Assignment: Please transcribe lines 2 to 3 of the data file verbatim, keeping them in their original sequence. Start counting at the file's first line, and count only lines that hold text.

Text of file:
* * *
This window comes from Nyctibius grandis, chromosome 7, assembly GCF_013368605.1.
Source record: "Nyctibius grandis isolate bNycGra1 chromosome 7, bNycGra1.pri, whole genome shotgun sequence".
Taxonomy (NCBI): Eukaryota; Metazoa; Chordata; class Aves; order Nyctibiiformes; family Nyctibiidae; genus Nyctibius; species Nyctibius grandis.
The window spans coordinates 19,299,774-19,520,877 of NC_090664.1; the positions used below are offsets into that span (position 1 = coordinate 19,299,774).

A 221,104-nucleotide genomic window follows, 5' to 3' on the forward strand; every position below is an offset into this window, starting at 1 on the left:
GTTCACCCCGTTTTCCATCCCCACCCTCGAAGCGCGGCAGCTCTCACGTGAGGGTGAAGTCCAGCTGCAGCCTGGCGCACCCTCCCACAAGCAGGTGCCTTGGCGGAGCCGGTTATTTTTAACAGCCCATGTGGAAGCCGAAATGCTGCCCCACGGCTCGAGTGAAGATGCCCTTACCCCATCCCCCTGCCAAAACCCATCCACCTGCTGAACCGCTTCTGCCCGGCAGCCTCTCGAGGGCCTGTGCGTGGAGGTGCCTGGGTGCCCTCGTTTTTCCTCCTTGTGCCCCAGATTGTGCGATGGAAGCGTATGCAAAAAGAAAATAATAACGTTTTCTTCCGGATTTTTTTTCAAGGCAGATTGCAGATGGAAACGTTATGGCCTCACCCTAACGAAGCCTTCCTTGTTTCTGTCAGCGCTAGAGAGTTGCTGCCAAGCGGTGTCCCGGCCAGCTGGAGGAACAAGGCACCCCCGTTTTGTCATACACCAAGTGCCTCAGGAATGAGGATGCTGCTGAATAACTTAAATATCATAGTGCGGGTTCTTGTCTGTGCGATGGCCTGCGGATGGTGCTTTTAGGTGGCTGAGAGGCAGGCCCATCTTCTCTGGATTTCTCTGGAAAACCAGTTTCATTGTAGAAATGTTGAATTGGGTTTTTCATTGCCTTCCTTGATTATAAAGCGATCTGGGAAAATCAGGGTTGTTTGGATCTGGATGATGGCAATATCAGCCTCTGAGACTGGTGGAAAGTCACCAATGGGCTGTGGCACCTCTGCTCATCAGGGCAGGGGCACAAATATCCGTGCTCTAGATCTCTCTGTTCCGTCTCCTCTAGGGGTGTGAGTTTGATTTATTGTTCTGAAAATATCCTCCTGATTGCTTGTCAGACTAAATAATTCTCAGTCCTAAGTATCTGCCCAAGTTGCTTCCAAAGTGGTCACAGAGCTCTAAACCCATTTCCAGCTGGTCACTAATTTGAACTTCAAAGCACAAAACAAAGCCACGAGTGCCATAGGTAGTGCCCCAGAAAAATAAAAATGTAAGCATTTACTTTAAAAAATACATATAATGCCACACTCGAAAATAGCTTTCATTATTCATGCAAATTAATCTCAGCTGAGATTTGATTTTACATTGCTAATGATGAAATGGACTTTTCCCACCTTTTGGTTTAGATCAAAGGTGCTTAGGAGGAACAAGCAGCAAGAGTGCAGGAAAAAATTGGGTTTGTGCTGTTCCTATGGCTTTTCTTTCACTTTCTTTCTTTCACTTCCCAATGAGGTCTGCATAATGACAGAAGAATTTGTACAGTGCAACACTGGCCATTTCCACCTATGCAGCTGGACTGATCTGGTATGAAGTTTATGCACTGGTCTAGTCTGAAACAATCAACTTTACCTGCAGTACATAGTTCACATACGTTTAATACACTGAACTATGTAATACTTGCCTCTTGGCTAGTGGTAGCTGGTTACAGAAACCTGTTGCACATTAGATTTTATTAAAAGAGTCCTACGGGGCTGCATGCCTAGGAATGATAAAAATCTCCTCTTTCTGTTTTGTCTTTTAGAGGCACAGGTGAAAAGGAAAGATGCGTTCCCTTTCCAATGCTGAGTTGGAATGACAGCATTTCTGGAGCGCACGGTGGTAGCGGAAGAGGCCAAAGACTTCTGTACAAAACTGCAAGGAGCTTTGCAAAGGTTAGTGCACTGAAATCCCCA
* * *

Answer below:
Source record: "Nyctibius grandis isolate bNycGra1 chromosome 7, bNycGra1.pri, whole genome shotgun sequence".
Taxonomy (NCBI): Eukaryota; Metazoa; Chordata; class Aves; order Nyctibiiformes; family Nyctibiidae; genus Nyctibius; species Nyctibius grandis.